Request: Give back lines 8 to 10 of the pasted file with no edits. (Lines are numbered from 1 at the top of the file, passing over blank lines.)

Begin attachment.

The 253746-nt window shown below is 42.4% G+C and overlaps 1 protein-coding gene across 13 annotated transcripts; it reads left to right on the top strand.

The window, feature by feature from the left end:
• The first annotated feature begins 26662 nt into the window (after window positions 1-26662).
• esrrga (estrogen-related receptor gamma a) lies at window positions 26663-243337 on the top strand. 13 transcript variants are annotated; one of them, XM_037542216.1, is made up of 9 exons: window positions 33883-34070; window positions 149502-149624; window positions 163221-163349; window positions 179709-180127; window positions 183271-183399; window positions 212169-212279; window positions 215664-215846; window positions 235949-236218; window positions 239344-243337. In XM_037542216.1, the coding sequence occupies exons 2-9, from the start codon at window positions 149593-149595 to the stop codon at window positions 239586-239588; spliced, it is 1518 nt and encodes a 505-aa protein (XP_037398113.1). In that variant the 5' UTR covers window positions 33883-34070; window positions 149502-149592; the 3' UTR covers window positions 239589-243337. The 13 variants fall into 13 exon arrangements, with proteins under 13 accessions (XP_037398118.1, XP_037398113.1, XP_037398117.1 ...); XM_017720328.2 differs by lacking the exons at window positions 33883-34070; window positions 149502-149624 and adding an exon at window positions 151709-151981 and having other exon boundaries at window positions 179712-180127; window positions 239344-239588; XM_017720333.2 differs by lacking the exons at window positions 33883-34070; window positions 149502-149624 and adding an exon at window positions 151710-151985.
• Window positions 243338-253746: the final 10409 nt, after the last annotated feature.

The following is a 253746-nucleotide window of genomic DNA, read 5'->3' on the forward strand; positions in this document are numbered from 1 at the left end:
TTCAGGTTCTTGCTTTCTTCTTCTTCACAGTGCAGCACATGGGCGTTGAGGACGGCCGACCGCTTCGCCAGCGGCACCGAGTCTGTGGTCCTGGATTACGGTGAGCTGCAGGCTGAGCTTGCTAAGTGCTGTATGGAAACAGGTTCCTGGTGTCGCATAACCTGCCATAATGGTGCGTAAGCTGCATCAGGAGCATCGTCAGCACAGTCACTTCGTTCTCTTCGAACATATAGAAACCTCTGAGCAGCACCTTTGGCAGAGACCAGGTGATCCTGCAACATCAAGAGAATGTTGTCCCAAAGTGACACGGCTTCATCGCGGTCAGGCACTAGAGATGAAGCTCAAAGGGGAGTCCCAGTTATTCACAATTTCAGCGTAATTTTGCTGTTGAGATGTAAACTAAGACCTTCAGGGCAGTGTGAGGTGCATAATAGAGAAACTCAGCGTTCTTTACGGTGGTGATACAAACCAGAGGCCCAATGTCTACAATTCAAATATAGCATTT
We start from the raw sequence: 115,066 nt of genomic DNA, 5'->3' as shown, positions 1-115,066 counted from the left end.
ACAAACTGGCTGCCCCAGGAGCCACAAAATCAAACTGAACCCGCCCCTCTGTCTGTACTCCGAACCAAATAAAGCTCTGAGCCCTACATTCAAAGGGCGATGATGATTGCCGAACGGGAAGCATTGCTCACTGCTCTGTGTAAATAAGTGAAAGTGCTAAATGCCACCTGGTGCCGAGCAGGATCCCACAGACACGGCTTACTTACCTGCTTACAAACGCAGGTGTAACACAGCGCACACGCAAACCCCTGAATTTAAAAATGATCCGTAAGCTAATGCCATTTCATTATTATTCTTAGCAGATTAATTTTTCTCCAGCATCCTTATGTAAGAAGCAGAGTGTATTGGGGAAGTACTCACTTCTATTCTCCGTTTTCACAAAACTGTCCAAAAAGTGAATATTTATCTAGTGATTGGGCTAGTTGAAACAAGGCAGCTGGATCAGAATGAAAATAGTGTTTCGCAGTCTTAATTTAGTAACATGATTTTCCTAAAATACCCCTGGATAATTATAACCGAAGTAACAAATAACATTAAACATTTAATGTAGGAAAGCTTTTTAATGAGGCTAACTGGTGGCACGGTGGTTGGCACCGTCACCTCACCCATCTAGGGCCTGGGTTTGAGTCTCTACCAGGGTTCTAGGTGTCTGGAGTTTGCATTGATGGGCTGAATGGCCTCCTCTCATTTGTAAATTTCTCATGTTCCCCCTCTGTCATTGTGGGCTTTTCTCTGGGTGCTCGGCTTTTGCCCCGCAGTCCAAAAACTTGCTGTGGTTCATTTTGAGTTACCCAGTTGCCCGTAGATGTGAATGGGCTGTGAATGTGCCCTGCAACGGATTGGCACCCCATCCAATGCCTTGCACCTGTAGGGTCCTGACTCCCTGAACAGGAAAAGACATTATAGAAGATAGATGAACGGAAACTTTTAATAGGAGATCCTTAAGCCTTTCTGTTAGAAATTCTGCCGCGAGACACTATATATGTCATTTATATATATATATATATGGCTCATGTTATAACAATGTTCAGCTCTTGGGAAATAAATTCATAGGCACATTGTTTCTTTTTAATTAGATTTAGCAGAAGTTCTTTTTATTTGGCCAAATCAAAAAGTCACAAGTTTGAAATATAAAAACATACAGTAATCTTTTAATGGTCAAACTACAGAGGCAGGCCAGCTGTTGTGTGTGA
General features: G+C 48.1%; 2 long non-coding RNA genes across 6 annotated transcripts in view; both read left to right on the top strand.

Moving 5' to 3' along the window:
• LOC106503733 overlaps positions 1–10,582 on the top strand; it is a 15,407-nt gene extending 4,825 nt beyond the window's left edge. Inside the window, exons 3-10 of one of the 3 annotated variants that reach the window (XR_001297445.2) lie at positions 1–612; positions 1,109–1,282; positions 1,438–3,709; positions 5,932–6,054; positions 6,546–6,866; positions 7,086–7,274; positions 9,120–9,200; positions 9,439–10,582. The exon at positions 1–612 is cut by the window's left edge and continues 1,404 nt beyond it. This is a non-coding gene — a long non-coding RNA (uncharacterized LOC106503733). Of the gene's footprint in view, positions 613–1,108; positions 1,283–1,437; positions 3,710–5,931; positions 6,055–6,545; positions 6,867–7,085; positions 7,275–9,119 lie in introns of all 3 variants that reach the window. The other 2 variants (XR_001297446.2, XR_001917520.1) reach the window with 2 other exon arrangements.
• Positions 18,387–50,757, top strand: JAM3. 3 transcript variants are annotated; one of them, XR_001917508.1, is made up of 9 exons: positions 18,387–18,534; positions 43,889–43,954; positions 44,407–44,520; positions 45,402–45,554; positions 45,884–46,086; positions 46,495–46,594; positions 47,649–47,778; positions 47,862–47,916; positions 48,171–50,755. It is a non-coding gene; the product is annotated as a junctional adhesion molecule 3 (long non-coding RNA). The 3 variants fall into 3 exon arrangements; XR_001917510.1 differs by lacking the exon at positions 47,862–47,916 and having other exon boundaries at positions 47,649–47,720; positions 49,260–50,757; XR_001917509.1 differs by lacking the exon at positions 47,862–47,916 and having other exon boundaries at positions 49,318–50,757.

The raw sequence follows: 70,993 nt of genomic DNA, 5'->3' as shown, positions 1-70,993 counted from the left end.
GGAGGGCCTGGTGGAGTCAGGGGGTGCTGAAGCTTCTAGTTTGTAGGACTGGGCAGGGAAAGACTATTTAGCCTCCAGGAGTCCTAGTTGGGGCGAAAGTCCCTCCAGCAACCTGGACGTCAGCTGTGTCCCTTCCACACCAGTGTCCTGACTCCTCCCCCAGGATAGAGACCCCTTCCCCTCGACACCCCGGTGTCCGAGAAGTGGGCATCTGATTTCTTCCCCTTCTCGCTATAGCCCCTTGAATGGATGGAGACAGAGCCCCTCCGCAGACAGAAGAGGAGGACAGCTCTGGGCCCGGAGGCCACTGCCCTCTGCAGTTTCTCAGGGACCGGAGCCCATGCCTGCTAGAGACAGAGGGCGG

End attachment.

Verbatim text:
We start from the raw sequence: 115,066 nt of genomic DNA, 5'->3' as shown, positions 1-115,066 counted from the left end.
ACAAACTGGCTGCCCCAGGAGCCACAAAATCAAACTGAACCCGCCCCTCTGTCTGTACTCCGAACCAAATAAAGCTCTGAGCCCTACATTCAAAGGGCGATGATGATTGCCGAACGGGAAGCATTGCTCACTGCTCTGTGTAAATAAGTGAAAGTGCTAAATGCCACCTGGTGCCGAGCAGGATCCCACAGACACGGCTTACTTACCTGCTTACAAACGCAGGTGTAACACAGCGCACACGCAAACCCCTGAATTTAAAAATGATCCGTAAGCTAATGCCATTTCATTATTATTCTTAGCAGATTAATTTTTCTCCAGCATCCTTATGTAAGAAGCAGAGTGTATTGGGGAAGTACTCACTTCTATTCTCCGTTTTCACAAAACTGTCCAAAAAGTGAATATTTATCTAGTGATTGGGCTAGTTGAAACAAGGCAGCTGGATCAGAATGAAAATAGTGTTTCGCAGTCTTAATTTAGTAACATGATTTTCCTAAAATACCCCTGGATAATTATAACCGAAGTAACAAATAACATTAAACATTTAATGTAGGAAAGCTTTTTAATGAGGCTAACTGGTGGCACGGTGGTTGGCACCGTCACCTCACCCATCTAGGGCCTGGGTTTGAGTCTCTACCAGGGTTCTAGGTGTCTGGAGTTTGCATTGATGGGCTGAATGGCCTCCTCTCATTTGTAAATTTCTCATGTTCCCCCTCTGTCATTGTGGGCTTTTCTCTGGGTGCTCGGCTTTTGCCCCGCAGTCCAAAAACTTGCTGTGGTTCATTTTGAGTTACCCAGTTGCCCGTAGATGTGAATGGGCTGTGAATGTGCCCTGCAACGGATTGGCACCCCATCCAATGCCTTGCACCTGTAGGGTCCTGACTCCCTGAACAGGAAAAGACATTATAGAAGATAGATGAACGGAAACTTTTAATAGGAGATCCTTAAGCCTTTCTGTTAGAAATTCTGCCGCGAGACACTATATATGTCATTTATATATATATATATATGGCTCATGTTATAACAATGTTCAGCTCTTGGGAAATAAATTCATAGGCACATTGTTTCTTTTTAATTAGATTTAGCAGAAGTTCTTTTTATTTGGCCAAATCAAAAAGTCACAAGTTTGAAATATAAAAACATACAGTAATCTTTTAATGGTCAAACTACAGAGGCAGGCCAGCTGTTGTGTGTGA
General features: G+C 48.1%; 2 long non-coding RNA genes across 6 annotated transcripts in view; both read left to right on the top strand.